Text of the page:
I know it can seem boring, and I know I go on about it, but PLEASE ensure you fully understand and agree with any contract BEFORE you sign it. If there's anything you don't understand, ask for an explanation. No reputable business will want you to sign a contract you don't understand.
If there's anything you don't like, you can ask for it to be amended. In the case of a contract with the publishers of a womag, the chances of this being agreed to are slim, but you can ask – and if you don't get the response you want you can, and in my opinion should, refuse to sign.
Just a reminder 'All rights' doesn't just mean the magazine can use the story online or in another publication, as well as where it was submitted. Giving up all rights means exactly that. You can't submit the story elsewhere, enter it in a competition, offer it for a charity anthology, publish it eleswhere, not on your blog, or claim ALCS – because those things can only done by the copyright holder. If you've sold all rights, that isn't you. It's no longer your story.
Womags don't need to take all rights. They can offer contracts which give them the right to use the story when and where they wish, yet allowing the author to also re-use their story once it has been published and any exclusivity period has passed. This is what most of them currently do, at least for most of their authors. I've heard of new (to them) authors being offered only all rights contracts. You can imagine what might happen if some of those are signed.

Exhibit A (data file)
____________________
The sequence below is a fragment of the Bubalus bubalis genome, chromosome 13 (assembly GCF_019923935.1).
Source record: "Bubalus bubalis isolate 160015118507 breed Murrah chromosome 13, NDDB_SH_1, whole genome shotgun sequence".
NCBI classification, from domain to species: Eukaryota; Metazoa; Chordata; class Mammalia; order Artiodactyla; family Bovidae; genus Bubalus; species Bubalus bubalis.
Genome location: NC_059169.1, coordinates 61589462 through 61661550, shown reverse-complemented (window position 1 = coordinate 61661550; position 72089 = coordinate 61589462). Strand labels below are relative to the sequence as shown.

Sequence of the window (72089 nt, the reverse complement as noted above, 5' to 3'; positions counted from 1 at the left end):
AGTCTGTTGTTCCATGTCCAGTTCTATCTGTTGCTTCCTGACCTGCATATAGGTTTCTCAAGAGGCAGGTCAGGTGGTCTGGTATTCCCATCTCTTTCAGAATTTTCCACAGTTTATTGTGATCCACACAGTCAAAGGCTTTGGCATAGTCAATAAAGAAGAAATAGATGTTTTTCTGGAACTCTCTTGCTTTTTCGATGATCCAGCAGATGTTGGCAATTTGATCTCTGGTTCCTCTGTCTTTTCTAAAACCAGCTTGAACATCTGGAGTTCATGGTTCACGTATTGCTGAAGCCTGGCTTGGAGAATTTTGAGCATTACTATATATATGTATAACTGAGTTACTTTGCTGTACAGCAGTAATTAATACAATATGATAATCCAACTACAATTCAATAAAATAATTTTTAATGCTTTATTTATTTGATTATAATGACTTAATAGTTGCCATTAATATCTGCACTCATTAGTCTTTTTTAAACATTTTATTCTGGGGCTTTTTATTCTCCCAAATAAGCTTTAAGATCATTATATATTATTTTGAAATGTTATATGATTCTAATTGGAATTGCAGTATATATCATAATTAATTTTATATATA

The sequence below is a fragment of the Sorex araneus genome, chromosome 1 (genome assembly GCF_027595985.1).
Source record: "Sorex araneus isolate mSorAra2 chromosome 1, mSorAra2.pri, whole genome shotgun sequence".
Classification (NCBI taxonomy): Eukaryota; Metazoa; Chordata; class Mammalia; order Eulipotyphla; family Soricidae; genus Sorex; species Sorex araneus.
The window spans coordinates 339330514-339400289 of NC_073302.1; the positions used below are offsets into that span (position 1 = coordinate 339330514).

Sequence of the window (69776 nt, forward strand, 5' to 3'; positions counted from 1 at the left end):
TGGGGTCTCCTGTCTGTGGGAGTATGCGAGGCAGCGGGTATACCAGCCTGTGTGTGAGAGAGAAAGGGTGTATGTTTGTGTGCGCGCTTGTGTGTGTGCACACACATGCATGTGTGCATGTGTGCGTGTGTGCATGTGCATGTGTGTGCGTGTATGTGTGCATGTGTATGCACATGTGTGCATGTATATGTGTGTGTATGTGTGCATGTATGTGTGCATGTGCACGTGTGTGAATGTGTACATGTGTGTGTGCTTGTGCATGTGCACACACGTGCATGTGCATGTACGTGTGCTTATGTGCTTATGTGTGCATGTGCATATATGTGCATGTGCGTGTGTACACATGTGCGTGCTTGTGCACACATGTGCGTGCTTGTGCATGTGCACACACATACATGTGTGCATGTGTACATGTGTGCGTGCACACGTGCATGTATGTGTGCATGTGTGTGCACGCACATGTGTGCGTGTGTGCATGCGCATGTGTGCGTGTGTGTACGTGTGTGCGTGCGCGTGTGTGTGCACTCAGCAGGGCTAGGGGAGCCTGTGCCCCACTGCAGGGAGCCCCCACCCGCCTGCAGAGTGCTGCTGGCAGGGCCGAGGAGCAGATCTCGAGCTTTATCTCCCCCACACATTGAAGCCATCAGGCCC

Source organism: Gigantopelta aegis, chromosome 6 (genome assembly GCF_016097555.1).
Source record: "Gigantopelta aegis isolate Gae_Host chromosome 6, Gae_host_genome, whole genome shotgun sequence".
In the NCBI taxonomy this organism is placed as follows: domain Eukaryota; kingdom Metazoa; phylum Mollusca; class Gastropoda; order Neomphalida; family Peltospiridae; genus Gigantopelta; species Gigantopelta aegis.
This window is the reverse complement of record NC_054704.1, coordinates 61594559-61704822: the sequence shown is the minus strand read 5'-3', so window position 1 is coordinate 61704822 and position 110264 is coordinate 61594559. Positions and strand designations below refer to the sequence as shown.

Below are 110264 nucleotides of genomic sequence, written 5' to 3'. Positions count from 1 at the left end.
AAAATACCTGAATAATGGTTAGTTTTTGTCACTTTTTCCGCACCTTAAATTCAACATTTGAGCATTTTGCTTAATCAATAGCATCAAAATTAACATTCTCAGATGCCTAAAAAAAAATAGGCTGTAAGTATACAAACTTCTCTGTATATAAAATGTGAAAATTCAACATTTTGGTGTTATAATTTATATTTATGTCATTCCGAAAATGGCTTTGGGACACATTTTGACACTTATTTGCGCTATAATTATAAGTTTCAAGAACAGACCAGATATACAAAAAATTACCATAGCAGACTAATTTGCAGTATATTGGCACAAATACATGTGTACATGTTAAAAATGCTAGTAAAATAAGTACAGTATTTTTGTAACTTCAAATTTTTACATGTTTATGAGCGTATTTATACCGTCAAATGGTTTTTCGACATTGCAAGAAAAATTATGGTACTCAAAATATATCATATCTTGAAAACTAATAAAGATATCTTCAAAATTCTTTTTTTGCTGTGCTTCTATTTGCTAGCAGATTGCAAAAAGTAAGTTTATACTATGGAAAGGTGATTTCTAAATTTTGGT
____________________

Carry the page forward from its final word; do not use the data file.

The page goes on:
UPDATE – I've had a response from ACLS. "If you don’t hold copyright, you need to have an agreement in place with your publisher in order to claim. ALCS does not pay out to publishers (they claim through @PLSlicensing) so if they hold the rights, they can’t claim for the article through us."
They provide more information on copyright here.